We will echo a sentiment we shared above — professional does not mean boring. Yes, you’re a creative, but what makes you unique? Why should someone choose you over another creative? Craft site and social media copy in your voice, and when possible, write how you speak. As well, your About page is a great opportunity to let more of what moves you to create come through.
  2. Personalize your pitches.
    With so many creatives vying to get a leg up, it can be hard to stand out. But by leveraging the power of YOU, using language that is native and true will help you rise to the top. People can tell if you are speaking from an authentic place — and gravitate towards them.
  3. Create new connections.
    Clients will be more inclined to hire you if you can successfully build a rapport with them and create a connection. Finding ways to connect in real-time can help. Suggest a phone or video chat instead of just sending emails. Seeing and hearing each other creates a more fully-fledged 2D experience. The more immersive the exchange, the more you can establish a connection and increase the likelihood of winning new business.

Smart ways to forge new connections.

Building a business means connecting with potential new clients — and there are many ways to do this. Find modes of connection that feel like you. We are all different — embrace what makes you you. Be honest with yourself about what jives with your personality. For example, large networking events may be great for extroverts, but not so much if you’re shy. Other options will let an introvert shine. There are so many different opportunities to make and maintain connections — find the ones that will allow you to be yourself. Work in concert with who you are, not at cross-purpose.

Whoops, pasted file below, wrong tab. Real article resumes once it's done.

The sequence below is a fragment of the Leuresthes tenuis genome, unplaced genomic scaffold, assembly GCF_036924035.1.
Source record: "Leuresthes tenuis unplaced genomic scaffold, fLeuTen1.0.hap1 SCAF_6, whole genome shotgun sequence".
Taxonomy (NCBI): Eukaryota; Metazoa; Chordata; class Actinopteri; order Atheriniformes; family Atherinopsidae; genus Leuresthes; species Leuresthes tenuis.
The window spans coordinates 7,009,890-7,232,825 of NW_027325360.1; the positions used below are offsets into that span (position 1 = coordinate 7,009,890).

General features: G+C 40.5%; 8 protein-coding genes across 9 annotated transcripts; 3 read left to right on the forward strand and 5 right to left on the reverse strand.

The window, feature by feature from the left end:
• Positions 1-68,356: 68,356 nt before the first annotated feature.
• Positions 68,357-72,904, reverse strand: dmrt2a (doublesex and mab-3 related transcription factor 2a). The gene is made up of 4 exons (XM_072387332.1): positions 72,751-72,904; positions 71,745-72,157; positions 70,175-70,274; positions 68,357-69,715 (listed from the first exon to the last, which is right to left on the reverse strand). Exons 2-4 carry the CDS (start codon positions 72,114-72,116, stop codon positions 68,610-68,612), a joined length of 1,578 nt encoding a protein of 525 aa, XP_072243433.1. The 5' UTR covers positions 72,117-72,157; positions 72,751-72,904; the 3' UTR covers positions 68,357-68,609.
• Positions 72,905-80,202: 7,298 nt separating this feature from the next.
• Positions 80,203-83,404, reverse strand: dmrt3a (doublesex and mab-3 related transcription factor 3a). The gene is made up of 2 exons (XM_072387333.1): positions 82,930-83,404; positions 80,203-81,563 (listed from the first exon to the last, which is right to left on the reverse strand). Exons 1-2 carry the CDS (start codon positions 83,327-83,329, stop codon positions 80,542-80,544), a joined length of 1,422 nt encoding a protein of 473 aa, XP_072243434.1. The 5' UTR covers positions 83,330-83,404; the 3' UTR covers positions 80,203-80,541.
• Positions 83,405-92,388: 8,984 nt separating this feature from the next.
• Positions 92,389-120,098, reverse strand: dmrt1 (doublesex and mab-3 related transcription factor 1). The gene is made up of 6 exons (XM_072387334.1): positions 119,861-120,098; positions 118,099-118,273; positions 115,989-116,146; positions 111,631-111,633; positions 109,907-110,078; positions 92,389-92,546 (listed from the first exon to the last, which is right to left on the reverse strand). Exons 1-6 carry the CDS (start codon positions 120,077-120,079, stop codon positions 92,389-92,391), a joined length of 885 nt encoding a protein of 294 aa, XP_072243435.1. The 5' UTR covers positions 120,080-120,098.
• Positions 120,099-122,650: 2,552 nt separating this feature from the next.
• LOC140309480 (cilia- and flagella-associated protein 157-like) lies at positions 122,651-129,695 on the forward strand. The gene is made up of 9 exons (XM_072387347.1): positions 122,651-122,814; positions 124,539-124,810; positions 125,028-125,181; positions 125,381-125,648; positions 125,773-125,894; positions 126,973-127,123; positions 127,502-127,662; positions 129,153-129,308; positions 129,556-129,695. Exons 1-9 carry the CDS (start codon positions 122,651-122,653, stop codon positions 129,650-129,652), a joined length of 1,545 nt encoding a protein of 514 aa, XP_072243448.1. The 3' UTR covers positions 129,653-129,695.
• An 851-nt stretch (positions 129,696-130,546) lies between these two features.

Opportunities for folks that love face-to-face interactions:

  • Visit gallery openings, art exhibitions, and art fairs
  • Attend other artists’ workshops or classes (or hold your own)
  • Volunteer at local arts organizations
  • Find a local Meetup group for folks with similar interests or working in the same discipline

Opportunities to embrace digitally:

  • Engage on social media — this includes on your page, the pages of other artists, and groups on Facebook, LinkedIn, Behance, and more.
  • Find online networking events
  • Start an email newsletter and/or blog (and comment on other peoples’ blog posts!)

Be like water.

Navigating the world as a creative professional means that many unfamiliar contexts and challenges will likely get thrown your way. Whether it’s a stubborn client, a collaboration gone sour, or a gig that just feels ultimately out of your area of expertise, it’s essential to maintain a sense of professionalism and push forward. Folks that can handle these situations best are usually very adaptable and provide the best they can ahead of their ego.

A famous quote from Bruce Lee sums this up nicely:

“Be like water making its way through cracks. Do not be assertive, but adjust to the object, and you shall find a way around or through it.”

We are not suggesting you abandon who you are, what you believe, and the integrity of your work — rather, to figure out how to keep ahold of who you are in the face of challenging professional situations. Learning how to handle these bumps in the road can help set you apart and earn you repeat clients.

Some skills to build that’ll set you up to best handle thorny situations include:

Learning and utilizing these skills helps foster optimal outcomes without having to lose yourself in the process. Engaging with people in the professional sphere as your genuine and honest self may sound intimidating, but you can do it in a strategic way that will benefit you in the long run. You don’t have to bare your soul, and entire life story to anyone who shows interest in your work  — but sharing your authentic artistic truth can create space to connect with people through your work.


About the author.
An award-winning creator and digital health, wellness, and lifestyle content strategist—Karina writes, produces, and edits compelling content across multiple platforms—including articles, video, interactive tools, and documentary film. Her work has been featured on MSN Lifestyle, Apartment Therapy, Goop, Psycom, Yahoo News, Pregnancy & Newborn, Eat This Not That, thirdAGE, and Remedy Health Media digital properties and has spanned insight pieces on psychedelic toad medicine to forecasting the future of work to why sustainability needs to become more sustainable.